Friday, December 9, 2022

Architects criticize ‘fake, unlawful’ referendum on Mexico City airport

Mexico City architects have joined the chorus of criticism against president-elect López Obrador’s decision to scrap the partially-built Mexico City International Airport.

López Obrador confirmed Monday that the 285-billion-peso (US $14 billion) project would be canceled after about 70% of people who participated in a public consultation voted to build two new runways at an air force base and upgrade the existing airport and that in Toluca rather than continue with the new airport.

Only one of 90 voters on the electoral list cast a ballot in the four-day public vote, which concluded Sunday.

“The outcome confirms Mexico is lacking democratic processes,” architect Fernanda Canales told architecture and design magazine Dezeen.

“It’s an example that reveals projects in Mexico are based on short-term, personal and political issues and corruption,” she added.

“It was not a public referendum, it was fake, completely against the law. The Supreme Court should approve it and the National Electoral Institute should be in charge. Instead, it was not a transparent process.”

The new airport, located on an ancient lakebed in the México state municipality of Texcoco, is somewhere between 20% and 35% complete.

It was designed by British architectural firm Foster + Partners in collaboration with Mexican studio Fernando Romero Enterprise.

Romero is the son-in-law of Carlos Slim, Mexico’s richest man and a key investor in the airport project.

The private sector also slammed the move to scrap the airport, considered outgoing President Enrique Peña Nieto’s signature infrastructure project.

Canales charged that López Obrador’s decision was politically motivated.

“[The public consultation] does not reveal the desires of the population, but rather of the future president and battles among political parties,” she said.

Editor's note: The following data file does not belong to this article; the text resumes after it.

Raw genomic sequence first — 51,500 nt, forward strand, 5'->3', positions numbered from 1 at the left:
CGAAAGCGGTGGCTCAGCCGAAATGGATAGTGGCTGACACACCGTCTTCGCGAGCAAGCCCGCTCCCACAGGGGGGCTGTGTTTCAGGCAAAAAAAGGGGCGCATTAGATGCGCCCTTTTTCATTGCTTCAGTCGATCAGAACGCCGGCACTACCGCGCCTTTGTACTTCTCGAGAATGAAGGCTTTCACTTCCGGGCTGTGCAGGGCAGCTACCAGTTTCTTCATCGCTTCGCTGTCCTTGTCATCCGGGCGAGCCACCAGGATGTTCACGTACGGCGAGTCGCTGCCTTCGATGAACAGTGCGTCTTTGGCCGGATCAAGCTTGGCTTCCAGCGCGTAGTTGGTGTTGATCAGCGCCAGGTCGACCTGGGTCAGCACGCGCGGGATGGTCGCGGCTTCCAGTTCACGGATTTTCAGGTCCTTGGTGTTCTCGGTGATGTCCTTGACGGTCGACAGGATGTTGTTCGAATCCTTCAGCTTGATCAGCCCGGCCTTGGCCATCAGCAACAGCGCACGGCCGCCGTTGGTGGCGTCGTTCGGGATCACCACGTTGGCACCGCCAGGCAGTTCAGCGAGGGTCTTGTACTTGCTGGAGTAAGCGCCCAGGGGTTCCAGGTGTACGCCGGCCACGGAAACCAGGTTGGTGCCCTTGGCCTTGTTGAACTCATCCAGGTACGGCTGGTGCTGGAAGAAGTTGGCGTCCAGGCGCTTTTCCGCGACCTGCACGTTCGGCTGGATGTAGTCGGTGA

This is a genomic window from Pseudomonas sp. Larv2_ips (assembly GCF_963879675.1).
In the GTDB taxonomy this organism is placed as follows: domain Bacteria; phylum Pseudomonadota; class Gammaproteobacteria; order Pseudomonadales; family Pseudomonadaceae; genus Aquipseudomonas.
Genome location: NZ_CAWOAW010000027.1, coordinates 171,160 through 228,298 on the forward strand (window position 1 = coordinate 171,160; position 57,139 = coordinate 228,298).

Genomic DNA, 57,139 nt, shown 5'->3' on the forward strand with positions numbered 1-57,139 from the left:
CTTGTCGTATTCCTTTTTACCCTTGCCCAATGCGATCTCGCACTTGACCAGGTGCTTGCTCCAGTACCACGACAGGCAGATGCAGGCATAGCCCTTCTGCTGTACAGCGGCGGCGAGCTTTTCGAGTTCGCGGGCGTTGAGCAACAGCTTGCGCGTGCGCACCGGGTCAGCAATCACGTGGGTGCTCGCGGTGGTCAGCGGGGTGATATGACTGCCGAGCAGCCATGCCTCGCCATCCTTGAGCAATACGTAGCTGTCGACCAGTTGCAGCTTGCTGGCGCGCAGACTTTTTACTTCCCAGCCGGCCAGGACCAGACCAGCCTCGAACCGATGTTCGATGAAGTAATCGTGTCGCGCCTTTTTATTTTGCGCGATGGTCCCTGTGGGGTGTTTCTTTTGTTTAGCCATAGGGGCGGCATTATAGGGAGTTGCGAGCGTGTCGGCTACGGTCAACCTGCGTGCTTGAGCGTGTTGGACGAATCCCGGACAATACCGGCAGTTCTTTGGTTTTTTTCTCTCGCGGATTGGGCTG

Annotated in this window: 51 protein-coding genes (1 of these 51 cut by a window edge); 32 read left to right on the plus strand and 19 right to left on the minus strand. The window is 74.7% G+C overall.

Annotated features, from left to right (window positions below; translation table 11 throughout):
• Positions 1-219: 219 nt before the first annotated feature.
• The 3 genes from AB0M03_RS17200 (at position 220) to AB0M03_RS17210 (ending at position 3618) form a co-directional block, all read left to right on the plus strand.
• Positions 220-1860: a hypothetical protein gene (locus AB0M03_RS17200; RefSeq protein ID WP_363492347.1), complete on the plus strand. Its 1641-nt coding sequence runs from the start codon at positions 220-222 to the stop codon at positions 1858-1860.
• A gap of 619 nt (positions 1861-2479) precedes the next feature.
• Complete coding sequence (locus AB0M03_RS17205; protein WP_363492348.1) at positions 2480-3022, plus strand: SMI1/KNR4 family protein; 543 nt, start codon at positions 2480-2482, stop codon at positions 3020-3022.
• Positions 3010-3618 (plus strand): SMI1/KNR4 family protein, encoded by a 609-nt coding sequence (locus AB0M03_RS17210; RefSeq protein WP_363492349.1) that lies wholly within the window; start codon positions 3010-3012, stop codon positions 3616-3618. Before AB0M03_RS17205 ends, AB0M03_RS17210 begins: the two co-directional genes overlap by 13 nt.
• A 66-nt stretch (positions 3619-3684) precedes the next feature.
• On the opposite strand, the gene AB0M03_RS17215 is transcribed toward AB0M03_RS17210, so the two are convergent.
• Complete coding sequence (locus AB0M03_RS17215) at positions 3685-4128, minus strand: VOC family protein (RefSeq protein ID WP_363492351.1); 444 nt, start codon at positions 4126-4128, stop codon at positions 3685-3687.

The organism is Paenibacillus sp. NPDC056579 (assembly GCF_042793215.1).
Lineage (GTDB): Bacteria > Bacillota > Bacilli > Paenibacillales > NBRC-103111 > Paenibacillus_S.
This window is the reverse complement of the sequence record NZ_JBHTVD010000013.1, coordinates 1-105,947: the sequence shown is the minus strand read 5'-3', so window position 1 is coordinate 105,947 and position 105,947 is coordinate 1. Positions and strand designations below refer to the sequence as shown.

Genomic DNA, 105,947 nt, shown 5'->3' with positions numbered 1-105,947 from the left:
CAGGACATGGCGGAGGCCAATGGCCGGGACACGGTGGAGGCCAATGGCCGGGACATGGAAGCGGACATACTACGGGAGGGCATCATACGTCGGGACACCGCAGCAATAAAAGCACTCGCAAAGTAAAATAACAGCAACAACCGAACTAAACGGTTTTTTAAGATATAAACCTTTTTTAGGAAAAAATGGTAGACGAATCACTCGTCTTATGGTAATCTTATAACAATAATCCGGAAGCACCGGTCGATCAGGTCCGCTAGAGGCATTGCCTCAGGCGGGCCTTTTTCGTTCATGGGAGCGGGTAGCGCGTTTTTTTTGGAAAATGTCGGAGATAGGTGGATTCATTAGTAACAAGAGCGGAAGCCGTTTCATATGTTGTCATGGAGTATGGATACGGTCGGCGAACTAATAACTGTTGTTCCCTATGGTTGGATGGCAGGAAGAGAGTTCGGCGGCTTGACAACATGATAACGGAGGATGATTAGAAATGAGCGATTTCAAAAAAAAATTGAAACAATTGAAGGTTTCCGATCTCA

“It only alerts us that decisions will not be based on information, research, long-term views, sustainable development, economy . . . but rather on personal interests.”

Christopher Koehn, who is also an architect in the capital, said “the main reason for López Obrador to take [the airport] down is to justify himself,” adding that placing the fate in the hands of a largely uninformed public was unwise.

“Political or public referendums shouldn’t be part of this decision. Most voters don’t really know about urbanism, city planning or architectural design, or in this case, the real airport necessities.”

Gabriela Carillo, a partner at the firm Taller de Arquitectura, agreed, saying that “a decision at that scale shouldn’t be taken by people without information — and I’m included there.”

Isabel Martínez Abascal of Lanza Atelier said the vote was a “brave and democratic initiative” but added that more should have been done to educate citizens about the relevant issues.

“Recognizing the right of citizens to opine should go hand in hand with providing them with the basic tools to do so,” she said.

“That includes technical information adapted to people who are not necessarily architects or urban planners, with a sociological approach and that considers the benefits and problems in the short, medium and long term.”

During the early part of the election campaign, López Obrador frequently railed against the airport project, charging that it was corrupt, too expensive and being built in an unsuitable place.

However, a project manager at the National Autonomous University (UNAM) Faculty of Architecture said that López Obrador’s criticism was “propaganda.”

“Most of the propaganda that [soon-to-be ruling party] Morena has used to convince its sympathizers has to do with those arguments about the so called ‘lake’, swindling people into believing that those wetlands have ecological significance, and that 0.77 per cent of Mexico’s population decided for the greater good,” Diego Guerra said.

“We are all worried, inside the school and outside, being that this [decision] doesn’t adhere to any of the correct practices we work towards.”

Source: Dezeen (en) 

Worker handpaints an ornament at the Castillo de la Esfera ornament factory in Chignahuapan, Puebla, Mexico

Photo essay: in this Puebla factory, Christmas magic is made

Chignahuapan's known as a "Christmas town" for its many ornament factories. We take you inside The Ornament Castle, which makes them by hand.
Vote over constitutional reform to electoral process in Mexico's Lower House of Congress

Electoral constitutional reform blocked, but AMLO’s “plan B” passes

The president's electoral reform bill failed in the Lower House, but he got many elements through anyway with a version needing fewer votes.
Candidates to become Mexican Supreme Court chief justice in 2022, left to right: Norma Lucía Piña Hernández, Yasmín Esquivel Mossa, Alberto Pérez Dayán, Alfredo Gutiérrez Ortiz Mena and Javier Laynez Potisek

5 ministers announce candidacy for chief justice of Supreme Court

The candidates are all current justices of the Mexican Supreme Court. Find out the basics of who they are and what issues matter to them.